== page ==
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MemSpyy

, 29 Oct 2007
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Using OpenGL to map the virtual memory address space.

Screenshot - memspyy.jpg

Introduction

This article shows how to get a graphical memory map of the virtual address space using OpenGL. The OpenGL code itself is based on André Stein's excellent tutorial located here.

Background

Mapping the virtual address space is useful for applications that make large memory allocations. In certain cases, these allocations can fail due to memory fragmentation. By seeing the virtual address space graphically, the user can visually see the fragmentation and identify which DLLs are causing the fragmentation.

Using the code

The code itself is fairly easy to understand. It is based on the VirtualQueryEx() call, which gets information based on a process handle rather than the applications process.

The interesting work is done in the function DrawGLScene().

HANDLE process = OpenProcess( PROCESS_QUERY_INFORMATION|PROCESS_VM_READ,false, m_PID  );

First, we get the handle to the process we want to query via the PID supplied in the edit field of the dialog box. Pretty much MFC 101.

    PVOID baseAddress = 0;
    SIZE_T retVal = 1;
    unsigned long numBlocks = 0;
    while (retVal)
    {
        MEMORY_BASIC_INFORMATION memBlock;
        retVal = VirtualQueryEx(process, baseAddress,&memBlock,sizeof(memBlock));

Here is the beginning of the while-loop which loops over all the address space. The idea is to call VirtualQueryEx on the lowest address, then add the size of the memory block, and call again, until it fails. That means we reached the end of the address space.

People interested in this topic might want to read Richter's book "Advanced Windows". I only have the old Win32 version, but in it, he explains using the MEMORY_BASIC_INFORMATION data structure. Specifically, he explains the differences between blocks and regions. Good background, but I found that for graphical mapping purposes, I didn't really care about that. Mapping each block was fine.

        if ( inSelect )
        {
            glPushName( numBlocks );
            m_MemoryBlocks[numBlocks] = baseAddress;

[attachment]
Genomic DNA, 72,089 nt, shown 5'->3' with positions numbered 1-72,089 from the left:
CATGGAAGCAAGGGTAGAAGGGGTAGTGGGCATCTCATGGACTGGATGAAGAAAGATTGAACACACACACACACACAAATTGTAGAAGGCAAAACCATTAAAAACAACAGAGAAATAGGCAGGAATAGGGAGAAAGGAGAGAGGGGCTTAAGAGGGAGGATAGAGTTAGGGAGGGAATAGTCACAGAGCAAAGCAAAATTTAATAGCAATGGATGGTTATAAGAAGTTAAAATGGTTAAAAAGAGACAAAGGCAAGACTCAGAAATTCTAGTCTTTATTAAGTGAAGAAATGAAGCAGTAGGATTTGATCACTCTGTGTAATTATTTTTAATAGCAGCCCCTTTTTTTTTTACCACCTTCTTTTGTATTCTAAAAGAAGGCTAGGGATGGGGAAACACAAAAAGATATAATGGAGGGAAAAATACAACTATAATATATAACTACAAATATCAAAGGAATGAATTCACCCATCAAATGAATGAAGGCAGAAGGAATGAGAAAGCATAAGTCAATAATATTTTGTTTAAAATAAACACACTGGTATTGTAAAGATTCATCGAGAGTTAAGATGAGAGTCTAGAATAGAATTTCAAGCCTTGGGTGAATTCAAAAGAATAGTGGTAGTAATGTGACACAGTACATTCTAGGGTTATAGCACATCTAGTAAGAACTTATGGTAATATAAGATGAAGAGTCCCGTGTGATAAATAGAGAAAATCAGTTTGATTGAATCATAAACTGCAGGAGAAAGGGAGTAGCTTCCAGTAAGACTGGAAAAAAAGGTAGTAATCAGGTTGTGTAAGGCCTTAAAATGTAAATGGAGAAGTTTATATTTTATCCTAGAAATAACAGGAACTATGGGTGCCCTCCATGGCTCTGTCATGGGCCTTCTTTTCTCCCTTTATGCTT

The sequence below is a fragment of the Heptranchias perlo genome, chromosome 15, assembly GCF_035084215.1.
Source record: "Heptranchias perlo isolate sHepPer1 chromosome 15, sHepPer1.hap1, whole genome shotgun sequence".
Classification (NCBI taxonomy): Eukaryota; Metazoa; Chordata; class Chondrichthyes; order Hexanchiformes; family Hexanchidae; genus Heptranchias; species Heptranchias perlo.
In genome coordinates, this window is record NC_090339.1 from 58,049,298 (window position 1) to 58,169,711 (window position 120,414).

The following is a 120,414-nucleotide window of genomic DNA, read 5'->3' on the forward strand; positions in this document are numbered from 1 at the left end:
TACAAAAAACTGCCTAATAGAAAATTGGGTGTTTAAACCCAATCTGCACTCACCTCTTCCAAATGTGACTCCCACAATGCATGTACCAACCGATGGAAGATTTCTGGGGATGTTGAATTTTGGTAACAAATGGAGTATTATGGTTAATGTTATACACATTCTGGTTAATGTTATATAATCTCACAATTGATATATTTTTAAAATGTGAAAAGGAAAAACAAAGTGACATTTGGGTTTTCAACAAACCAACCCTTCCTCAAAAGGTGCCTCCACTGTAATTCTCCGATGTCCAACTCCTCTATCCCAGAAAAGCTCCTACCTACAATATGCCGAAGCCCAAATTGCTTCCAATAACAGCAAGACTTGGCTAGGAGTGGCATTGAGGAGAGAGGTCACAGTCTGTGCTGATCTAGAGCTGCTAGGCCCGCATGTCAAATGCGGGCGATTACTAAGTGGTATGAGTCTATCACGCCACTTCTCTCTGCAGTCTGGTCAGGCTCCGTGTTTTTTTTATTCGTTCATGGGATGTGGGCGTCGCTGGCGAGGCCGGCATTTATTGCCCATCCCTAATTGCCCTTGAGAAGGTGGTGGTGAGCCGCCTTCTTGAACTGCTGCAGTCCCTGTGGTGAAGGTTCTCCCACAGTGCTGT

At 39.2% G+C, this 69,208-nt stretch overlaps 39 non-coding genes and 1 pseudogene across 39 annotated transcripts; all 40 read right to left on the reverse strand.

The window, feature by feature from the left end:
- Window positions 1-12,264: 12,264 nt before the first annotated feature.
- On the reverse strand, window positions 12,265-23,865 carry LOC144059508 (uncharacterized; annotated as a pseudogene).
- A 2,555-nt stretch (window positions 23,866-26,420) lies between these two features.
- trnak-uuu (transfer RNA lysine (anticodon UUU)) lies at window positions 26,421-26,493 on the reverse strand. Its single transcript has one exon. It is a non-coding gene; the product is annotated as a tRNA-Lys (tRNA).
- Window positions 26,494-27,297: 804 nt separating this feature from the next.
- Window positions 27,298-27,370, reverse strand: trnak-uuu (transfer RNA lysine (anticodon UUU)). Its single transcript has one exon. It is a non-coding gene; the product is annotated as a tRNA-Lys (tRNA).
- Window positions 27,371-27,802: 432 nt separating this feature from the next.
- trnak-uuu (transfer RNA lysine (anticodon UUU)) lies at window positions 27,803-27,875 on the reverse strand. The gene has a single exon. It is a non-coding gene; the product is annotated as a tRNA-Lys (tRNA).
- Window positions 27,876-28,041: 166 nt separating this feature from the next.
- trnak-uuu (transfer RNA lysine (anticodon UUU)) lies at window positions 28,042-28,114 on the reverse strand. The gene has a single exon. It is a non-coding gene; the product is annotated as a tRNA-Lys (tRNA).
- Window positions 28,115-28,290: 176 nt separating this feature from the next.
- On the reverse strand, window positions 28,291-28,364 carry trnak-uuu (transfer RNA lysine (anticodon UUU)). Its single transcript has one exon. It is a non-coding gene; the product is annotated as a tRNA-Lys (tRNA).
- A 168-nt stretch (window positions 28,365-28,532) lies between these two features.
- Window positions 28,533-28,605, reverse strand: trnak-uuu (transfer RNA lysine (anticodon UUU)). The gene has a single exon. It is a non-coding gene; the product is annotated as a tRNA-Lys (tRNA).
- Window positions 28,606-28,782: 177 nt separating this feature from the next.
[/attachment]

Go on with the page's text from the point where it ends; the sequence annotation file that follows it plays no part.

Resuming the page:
}

This code sets up the OpenGL selection. I use the selection buffer to allow the user to mouse over any block and get information about it.

        glBegin(GL_LINES);
        if (retVal)
        {

            if (memBlock.State & MEM_FREE)
            {
                if (memBlock.RegionSize>largestFreeBlock)
                    largestFreeBlock = (unsigned long) memBlock.RegionSize;

                totalFree += (unsigned long) memBlock.RegionSize;

                if ( numBlocks == m_CurrentlySelected )
                    glColor3f( 1.0f, 1.0f, 1.0f );
                else
                    glColor3f(m_Red,0.0f,0.0f);
                DrawMemory( memBlock.RegionSize );
            }

If we are a MEM_FREE block, then we want to draw our line in Red (unless selected, draw White).

            else
            {
                char mappedFile[255];
                if ( GetMappedFileName( process, baseAddress, mappedFile, 255) )
                {
                    totalDLL += (unsigned long) memBlock.RegionSize;

                    if ( numBlocks == m_CurrentlySelected )
                        glColor3f( 1.0f, 1.0f, 1.0f );
                    else
                        glColor3f(0.0f,1.0f,0.0f);
                }
                else
                {
                    if ( numBlocks == m_CurrentlySelected )
                        glColor3f( 1.0f, 1.0f, 1.0f );
                    else
                        glColor3f(0.0f,0.0f,m_Blue);
                }


                DrawMemory( memBlock.RegionSize );
            }

If we are not free, then check to see if we are a mapped file. If so, add to 'DLL' total (although these are all mapped files, not just DLLs). Draw as Green, unless selected. Otherwise, draw as Blue. I don't explore anymore how the block is used.

            baseAddress = (void *) (((char *) baseAddress) + memBlock.RegionSize);
        } 
        glEnd();

        if ( inSelect )
            glPopName();

        numBlocks++;
    }

Increment the base address, end the OpenGL drawing, pop the line off the selection buffer, and loop around again.

    CMemSpyyDlg* theParent = (CMemSpyyDlg*) GetParent();
    theParent->SetLargestFree( largestFreeBlock );
    theParent->SetTotalDLL( totalDLL );
    theParent->SetTotalFree( totalFree );

Lastly, update the various bits of information in the dialog.

Points of interest

  • Would this have been easier with straight GDI? Ehhhh, maybe. But OpenGL is fun!
  • I also added zooming/panning. Right-click drags zooms and left-click drags pans. Double right-click resets the view.

History

  • 10/29/2007 - Initial version

License

This article, along with any associated source code and files, is licensed under The Code Project Open License (CPOL)

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About the Author

pj4533
Web Developer
United States United States
PJ currently works for Avid Technology, and lives in Cambridge, MA. When he isn't coding, you can find him collecting old dusty funk & soul records.

Comments and Discussions

 
GeneralEXE Pinmemberrrrado30-Oct-07 2:06 
GeneralRe: EXE Pinmemberpj453330-Oct-07 3:23 

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